Cassandra Heyne, Rural TeleCommentary
Sunday, July 10, 2011
Back in April I flagged the FCC NOI on Network Reliability and Resiliency in part because it seemed interesting, and in part because it made for a good debate over how far the FCC should push regulation in arenas that are, in my opinion, best served by market forces and innovation. This issue is also especially timely following the devastating tornadoes and flooding in the Midwest this summer. Anyway, in my post about the NOI back in April, I commented that although network reliability and resiliency are of the utmost importance, the FCC should not be imposing intrusive regulations in this area—the market should determine the best technologies and solutions, and companies should have the flexibility to adopt technologies and solutions that fit their specific needs and budgets. Furthermore, I don't trust regulatory lag to keep pace with new challenges that arise by way of natural and man-made disasters that threaten networks. I also don't see a specific problem that requires regulatory intervention—telecom service providers know that network reliability and resiliency is important, and there is definitely no lack of technology or innovation that would indicate a need for regulatory intervention. Those are my thoughts, but let's see what the industry has to say about it.
The following comments are in response to the FCC's April 7 Notice of Inquiry on Network Reliability and Resiliency: PS DN 11-60, PS DN 10-92 and EB DN 06-119.
Comments of the Telecommunications Industry Association (TIA)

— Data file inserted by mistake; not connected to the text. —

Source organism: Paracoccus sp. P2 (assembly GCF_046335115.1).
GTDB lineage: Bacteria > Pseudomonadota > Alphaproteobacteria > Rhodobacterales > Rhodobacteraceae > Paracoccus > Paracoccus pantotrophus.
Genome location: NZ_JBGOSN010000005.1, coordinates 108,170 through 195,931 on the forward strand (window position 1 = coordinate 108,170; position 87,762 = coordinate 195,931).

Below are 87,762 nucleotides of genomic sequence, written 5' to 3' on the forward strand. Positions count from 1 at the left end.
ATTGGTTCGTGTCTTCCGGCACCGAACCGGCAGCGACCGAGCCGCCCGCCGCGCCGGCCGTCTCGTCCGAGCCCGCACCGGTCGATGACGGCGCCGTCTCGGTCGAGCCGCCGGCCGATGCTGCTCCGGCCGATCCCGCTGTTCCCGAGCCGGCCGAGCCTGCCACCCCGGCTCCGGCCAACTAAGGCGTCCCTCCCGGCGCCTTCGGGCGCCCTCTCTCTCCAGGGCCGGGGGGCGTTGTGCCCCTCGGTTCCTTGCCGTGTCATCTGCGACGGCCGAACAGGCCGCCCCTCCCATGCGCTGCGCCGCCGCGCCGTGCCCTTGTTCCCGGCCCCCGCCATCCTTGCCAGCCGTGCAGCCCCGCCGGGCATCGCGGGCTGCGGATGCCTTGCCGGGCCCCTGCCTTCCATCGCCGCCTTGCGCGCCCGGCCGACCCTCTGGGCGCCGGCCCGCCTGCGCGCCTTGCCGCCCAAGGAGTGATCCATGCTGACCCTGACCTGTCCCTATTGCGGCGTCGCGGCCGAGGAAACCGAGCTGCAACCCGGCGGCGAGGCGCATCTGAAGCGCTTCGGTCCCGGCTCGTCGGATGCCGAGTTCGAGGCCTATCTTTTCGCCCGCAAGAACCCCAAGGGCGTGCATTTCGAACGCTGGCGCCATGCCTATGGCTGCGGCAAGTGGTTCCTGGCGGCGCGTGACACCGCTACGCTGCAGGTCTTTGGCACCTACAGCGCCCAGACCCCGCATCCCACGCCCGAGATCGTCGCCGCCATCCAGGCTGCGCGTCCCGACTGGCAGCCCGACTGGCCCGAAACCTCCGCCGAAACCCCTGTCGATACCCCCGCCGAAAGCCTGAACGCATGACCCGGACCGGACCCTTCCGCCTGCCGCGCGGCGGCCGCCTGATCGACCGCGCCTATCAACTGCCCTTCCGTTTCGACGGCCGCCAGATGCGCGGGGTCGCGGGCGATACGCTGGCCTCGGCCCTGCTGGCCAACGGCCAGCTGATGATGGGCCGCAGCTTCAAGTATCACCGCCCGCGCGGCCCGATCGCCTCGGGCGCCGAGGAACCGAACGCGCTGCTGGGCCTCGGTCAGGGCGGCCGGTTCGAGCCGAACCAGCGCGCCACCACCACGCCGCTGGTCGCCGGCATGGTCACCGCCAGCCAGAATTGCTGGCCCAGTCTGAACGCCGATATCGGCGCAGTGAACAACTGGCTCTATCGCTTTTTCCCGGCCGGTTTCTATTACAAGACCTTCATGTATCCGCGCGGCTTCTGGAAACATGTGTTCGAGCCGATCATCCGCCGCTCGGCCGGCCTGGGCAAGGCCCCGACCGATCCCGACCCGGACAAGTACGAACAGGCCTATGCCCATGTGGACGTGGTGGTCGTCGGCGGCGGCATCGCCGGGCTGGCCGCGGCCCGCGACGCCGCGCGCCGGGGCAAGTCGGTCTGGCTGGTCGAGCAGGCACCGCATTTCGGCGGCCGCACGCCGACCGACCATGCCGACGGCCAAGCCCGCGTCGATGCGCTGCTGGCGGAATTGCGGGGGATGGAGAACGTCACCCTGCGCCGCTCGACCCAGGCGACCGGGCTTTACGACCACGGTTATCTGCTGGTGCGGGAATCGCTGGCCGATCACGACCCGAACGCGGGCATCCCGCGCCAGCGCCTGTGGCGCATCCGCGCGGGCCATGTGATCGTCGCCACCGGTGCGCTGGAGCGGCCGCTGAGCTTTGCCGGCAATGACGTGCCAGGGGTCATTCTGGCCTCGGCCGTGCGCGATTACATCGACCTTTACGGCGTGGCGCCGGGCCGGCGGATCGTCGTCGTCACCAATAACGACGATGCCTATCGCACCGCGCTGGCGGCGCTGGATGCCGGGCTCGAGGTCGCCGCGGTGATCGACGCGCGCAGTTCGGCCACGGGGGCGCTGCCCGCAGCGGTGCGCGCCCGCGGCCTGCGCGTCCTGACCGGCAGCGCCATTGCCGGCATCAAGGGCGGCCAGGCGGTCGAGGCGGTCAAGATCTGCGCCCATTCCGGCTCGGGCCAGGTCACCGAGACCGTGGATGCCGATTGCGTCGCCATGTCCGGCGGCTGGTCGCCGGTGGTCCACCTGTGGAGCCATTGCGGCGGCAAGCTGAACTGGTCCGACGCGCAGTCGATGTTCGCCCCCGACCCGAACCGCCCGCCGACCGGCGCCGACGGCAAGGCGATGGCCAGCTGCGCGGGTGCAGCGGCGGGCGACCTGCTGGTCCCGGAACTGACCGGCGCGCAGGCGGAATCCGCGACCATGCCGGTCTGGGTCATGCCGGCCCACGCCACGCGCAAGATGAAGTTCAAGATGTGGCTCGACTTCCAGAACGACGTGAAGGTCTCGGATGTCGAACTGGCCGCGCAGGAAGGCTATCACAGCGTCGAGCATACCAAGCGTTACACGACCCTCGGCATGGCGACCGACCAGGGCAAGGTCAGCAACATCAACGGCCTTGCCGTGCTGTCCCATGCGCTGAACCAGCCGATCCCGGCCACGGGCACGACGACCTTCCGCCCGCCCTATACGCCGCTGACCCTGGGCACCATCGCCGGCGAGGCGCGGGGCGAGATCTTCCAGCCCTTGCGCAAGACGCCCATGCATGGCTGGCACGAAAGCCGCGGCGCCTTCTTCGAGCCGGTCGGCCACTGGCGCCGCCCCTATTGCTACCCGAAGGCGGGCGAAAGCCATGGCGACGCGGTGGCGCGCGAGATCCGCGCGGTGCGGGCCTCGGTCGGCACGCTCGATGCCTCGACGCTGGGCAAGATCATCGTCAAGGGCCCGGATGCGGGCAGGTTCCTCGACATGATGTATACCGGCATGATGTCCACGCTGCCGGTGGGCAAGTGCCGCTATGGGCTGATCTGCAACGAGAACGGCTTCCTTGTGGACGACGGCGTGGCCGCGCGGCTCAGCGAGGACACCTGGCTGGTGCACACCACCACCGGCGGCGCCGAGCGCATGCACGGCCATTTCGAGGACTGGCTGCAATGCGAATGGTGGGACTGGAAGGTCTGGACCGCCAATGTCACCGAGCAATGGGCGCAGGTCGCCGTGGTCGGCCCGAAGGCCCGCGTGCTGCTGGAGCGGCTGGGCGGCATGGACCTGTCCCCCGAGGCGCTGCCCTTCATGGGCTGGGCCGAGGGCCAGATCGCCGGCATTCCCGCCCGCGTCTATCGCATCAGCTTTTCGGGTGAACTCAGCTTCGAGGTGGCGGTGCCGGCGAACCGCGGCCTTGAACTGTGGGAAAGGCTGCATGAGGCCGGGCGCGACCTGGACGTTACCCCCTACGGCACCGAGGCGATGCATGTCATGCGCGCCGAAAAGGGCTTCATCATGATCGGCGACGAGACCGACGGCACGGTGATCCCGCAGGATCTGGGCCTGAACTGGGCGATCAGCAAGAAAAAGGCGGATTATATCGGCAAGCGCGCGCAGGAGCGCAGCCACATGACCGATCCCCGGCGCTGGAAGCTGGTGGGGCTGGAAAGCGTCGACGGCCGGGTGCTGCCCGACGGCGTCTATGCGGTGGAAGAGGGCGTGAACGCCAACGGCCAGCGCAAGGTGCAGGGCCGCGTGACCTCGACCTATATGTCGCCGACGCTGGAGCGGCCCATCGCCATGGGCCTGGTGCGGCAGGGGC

TIA's comments were very in sync with my own opinions on this issue—TIA supports the goal of ensuring that networks are reliable and resilient ("R&R"), but they do not agree that regulation is necessary to achieve this goal. TIA recognizes that there are an unlimited number of potential threats to network R&R, and "no network, no matter the planning or regulation, can be designed and implemented to withstand every possible source of failure" (pg. 4). As new challenges arise, networks and technology evolves to meet these challenges, and unfortunately innovation is sometimes reactionary when something bad happens—however, this prevents network operators from getting complacent with certain technologies and solutions, so they continually strive to improve based on new challenges. TIA notes that the ongoing transition to an all-IP communications networks will help address some R&R challenges because single points of failure "will increasingly become a problem of the past" (pg. 5). TIA also understands that R&R challenges are different for every single network operator, and "these operators routinely make hyper-local decisions on how to address resiliency challenges based on direct knowledge of unique threats and priorities guided by already existing industry standards and best practices" (pg. 5-6).